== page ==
Thus, the Raptors' management score improved dramatically since the last vote. Every indicator is up in Toronto except for the market score, which is down only a smidge. With a budding young core, there's a lot to like here. -- Tom Haberstroh

    (Previous rank: 23)

    12. Phoenix Suns

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    The bar graphs reflect the average points given by the voters for each category.

    It's time to eat some crow. Last year, I -- and the rest of our panel -- blasted the Suns, ranking them No. 27 in our Future Power Rankings. The only thing we really liked about them was their potentially high draft position and their warm, Arizona market. What a difference a year makes.

    After our rankings, the Suns went on to move center Marcin Gortat (one of their best two players) for a broken Emeka Okafor and still managed to nearly steal a playoff spot in the loaded Western Conference. It turned out Goran Dragic and Eric Bledsoe had career years. Gerald Green also had the best year of his career. Ditto for Markieff Morris and Marcus Morris. And Channing Frye basically made the comeback of the year.

    All of that led us to double the Suns' score on their roster from 20 to 41. That score might be even higher if the Suns had managed to lock up Bledsoe to a long-term contract this summer. If he bolts the desert next year, that number will take a hit. We also increased the Suns' management score (we're big Jeff Hornacek fans) and still give them pretty high marks for the draft thanks to future picks they own from both the Lakers and Wolves.

    While the Suns aren't necessarily contenders in the West, they aren't the bottom-dwellers we thought they would be. But the biggest question in my mind then is: Have they gone from underrated to overrated? I wouldn't be shocked to see the Suns settle into the late teens or early 20s next year. -- Chad Ford

    (Previous rank: 27)

    13. New Orleans Pelicans

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    The bar graphs reflect the average points given by the voters for each category.

    The Pelicans are a case study in how the brilliance of one superstar talent can outweigh subpar decision-making and mediocre supporting talent. When you talk about the future of the NBA, the name Anthony Davis figures to be a central part of that reality, and as LeBron James starts the downhill portion of his career, Davis has a real shot to vie for the "Best Player on the Planet" title over the next three years as a two-way force.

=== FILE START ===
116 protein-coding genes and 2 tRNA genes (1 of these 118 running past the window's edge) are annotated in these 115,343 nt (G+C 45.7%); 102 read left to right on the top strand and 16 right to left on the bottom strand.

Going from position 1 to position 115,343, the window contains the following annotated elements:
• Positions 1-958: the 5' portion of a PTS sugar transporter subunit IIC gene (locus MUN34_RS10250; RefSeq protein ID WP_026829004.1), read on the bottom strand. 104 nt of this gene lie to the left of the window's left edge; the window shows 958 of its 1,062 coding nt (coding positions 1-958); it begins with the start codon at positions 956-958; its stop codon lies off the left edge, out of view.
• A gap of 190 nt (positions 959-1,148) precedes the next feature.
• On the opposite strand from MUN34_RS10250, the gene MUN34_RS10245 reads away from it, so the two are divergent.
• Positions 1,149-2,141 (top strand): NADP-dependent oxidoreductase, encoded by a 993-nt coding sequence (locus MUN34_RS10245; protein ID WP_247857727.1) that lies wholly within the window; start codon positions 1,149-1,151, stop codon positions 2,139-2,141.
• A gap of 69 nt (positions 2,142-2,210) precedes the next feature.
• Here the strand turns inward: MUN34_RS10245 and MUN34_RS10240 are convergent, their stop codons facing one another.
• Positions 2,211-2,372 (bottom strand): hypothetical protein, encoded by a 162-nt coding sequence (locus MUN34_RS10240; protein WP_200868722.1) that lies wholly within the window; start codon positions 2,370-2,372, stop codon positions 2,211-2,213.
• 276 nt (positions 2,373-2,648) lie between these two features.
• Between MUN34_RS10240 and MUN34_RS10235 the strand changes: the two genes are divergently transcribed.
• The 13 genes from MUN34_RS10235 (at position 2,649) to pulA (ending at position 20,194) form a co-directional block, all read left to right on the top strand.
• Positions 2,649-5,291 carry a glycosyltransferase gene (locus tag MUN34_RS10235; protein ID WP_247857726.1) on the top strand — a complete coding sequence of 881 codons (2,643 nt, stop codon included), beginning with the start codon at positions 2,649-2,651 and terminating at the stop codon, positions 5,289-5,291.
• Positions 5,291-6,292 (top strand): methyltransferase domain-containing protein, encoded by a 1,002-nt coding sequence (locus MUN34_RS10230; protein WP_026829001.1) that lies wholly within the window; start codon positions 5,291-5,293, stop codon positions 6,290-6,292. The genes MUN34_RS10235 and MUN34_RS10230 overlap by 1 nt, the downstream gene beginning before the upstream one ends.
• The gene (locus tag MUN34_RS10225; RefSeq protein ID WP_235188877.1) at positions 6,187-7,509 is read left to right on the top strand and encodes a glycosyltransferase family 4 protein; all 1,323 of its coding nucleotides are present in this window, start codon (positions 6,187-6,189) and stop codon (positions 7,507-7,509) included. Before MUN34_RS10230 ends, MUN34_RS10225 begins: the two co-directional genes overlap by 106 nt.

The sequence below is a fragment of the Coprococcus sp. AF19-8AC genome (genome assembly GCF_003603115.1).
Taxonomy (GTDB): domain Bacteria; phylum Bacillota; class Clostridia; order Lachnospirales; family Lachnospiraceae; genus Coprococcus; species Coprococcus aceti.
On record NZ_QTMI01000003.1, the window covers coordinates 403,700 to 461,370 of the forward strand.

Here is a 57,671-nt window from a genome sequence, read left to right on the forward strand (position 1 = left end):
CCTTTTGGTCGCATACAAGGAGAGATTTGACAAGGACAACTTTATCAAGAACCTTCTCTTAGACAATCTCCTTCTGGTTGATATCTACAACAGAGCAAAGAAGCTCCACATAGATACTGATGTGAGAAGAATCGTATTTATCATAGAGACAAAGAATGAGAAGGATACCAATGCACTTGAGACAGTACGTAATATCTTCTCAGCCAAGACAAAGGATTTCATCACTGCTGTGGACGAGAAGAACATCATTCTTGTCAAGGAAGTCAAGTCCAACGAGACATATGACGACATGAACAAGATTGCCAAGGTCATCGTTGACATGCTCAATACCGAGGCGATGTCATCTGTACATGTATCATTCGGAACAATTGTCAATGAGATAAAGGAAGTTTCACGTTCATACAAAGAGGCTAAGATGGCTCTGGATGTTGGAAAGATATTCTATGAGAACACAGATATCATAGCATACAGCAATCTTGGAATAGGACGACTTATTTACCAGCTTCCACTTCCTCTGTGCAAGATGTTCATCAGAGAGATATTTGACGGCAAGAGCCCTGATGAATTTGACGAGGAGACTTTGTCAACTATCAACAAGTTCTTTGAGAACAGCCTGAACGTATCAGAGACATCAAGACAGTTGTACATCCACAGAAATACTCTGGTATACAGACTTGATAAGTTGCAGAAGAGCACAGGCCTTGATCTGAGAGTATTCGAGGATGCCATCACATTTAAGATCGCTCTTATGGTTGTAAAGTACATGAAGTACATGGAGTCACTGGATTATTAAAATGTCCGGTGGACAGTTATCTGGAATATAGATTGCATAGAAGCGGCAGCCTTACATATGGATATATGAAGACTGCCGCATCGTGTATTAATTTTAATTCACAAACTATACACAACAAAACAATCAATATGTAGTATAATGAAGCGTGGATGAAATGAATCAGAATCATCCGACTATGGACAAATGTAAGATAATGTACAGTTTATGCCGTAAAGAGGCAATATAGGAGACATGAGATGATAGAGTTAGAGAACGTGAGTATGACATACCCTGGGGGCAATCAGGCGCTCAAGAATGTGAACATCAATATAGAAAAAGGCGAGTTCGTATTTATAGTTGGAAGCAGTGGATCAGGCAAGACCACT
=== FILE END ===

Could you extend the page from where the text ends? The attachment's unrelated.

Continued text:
Beyond Davis, the roster does not feature players with an opportunity for significant improvement other than point guard Jrue Holiday, who is only 24 years old and two years removed from an All-Star appearance. Ryan Anderson has been one of the best stretch 4s in the NBA, and the addition of Omer Asik should boost team defensive performance and alleviate some of the burden placed on Davis.

    It goes downhill from there, for a variety of reasons. Asik's acquisition came at a very dear price (lightly protected first-rounder that will likely be conveyed this season, leaving New Orleans pick-less in 2015), and there's no long-term guarantee of his presence (his deal expires at year's end). Barring a major salary cap rise, the Pelicans figure to be over the cap until 2016 (although they are well below the luxury tax threshold), and traditionally, New Orleans has not been a desirable destination.

    All of these factors influence the low management rating the Pelicans drew, as there still persists a perception that they haven't effectively managed their cap and pick inventory. -- Amin Elhassan

    (Previous rank: 16)

    14. Washington Wizards

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    The bar graphs reflect the average points given by the voters for each category.